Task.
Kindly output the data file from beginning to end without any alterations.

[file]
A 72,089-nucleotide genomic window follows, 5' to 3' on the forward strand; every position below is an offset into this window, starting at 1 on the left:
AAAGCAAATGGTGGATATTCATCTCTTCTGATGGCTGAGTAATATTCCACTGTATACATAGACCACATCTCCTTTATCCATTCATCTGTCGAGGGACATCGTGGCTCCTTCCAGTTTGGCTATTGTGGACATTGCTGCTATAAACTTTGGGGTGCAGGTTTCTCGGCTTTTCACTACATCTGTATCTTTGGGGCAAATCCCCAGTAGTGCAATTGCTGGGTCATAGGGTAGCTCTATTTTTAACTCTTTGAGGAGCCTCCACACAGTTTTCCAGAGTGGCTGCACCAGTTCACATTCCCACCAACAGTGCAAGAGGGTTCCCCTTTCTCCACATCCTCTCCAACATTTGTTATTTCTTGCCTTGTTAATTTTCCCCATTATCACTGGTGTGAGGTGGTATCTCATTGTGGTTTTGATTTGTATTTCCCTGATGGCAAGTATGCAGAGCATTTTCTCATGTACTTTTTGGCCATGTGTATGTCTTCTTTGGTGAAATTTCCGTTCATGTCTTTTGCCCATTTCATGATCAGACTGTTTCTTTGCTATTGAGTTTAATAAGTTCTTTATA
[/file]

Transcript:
A 72,089-nucleotide genomic window follows, 5' to 3' on the forward strand; every position below is an offset into this window, starting at 1 on the left:
AAAGCAAATGGTGGATATTCATCTCTTCTGATGGCTGAGTAATATTCCACTGTATACATAGACCACATCTCCTTTATCCATTCATCTGTCGAGGGACATCGTGGCTCCTTCCAGTTTGGCTATTGTGGACATTGCTGCTATAAACTTTGGGGTGCAGGTTTCTCGGCTTTTCACTACATCTGTATCTTTGGGGCAAATCCCCAGTAGTGCAATTGCTGGGTCATAGGGTAGCTCTATTTTTAACTCTTTGAGGAGCCTCCACACAGTTTTCCAGAGTGGCTGCACCAGTTCACATTCCCACCAACAGTGCAAGAGGGTTCCCCTTTCTCCACATCCTCTCCAACATTTGTTATTTCTTGCCTTGTTAATTTTCCCCATTATCACTGGTGTGAGGTGGTATCTCATTGTGGTTTTGATTTGTATTTCCCTGATGGCAAGTATGCAGAGCATTTTCTCATGTACTTTTTGGCCATGTGTATGTCTTCTTTGGTGAAATTTCCGTTCATGTCTTTTGCCCATTTCATGATCAGACTGTTTCTTTGCTATTGAGTTTAATAAGTTCTTTATA